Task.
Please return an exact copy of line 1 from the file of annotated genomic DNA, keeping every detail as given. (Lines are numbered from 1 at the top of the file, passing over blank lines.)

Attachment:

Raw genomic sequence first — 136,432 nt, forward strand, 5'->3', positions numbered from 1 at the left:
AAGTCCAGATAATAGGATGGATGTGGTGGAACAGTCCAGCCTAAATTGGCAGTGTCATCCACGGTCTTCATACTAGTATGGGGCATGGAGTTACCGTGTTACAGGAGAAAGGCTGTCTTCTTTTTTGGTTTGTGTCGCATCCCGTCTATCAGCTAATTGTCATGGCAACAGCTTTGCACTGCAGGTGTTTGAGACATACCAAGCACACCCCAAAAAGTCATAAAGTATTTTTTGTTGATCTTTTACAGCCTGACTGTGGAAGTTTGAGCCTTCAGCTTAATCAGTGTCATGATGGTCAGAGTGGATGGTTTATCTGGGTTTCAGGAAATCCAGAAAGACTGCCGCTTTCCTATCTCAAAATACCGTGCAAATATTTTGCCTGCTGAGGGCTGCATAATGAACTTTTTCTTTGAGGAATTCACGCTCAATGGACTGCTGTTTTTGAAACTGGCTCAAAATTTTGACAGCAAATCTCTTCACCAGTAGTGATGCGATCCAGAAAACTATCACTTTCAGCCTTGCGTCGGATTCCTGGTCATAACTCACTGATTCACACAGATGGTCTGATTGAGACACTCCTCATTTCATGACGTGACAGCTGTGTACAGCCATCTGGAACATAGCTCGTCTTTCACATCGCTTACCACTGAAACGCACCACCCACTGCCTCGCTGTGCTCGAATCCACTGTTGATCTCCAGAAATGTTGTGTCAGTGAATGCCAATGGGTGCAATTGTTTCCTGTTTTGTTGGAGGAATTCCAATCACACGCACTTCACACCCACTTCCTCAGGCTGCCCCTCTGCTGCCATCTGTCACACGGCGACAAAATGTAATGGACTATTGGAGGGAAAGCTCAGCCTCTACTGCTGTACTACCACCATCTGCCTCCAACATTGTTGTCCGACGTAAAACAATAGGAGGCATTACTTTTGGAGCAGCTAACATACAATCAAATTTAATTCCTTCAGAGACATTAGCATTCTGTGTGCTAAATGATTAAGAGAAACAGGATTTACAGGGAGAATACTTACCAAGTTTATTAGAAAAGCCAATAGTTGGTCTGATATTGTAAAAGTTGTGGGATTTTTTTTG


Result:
Raw genomic sequence first — 136,432 nt, forward strand, 5'->3', positions numbered from 1 at the left: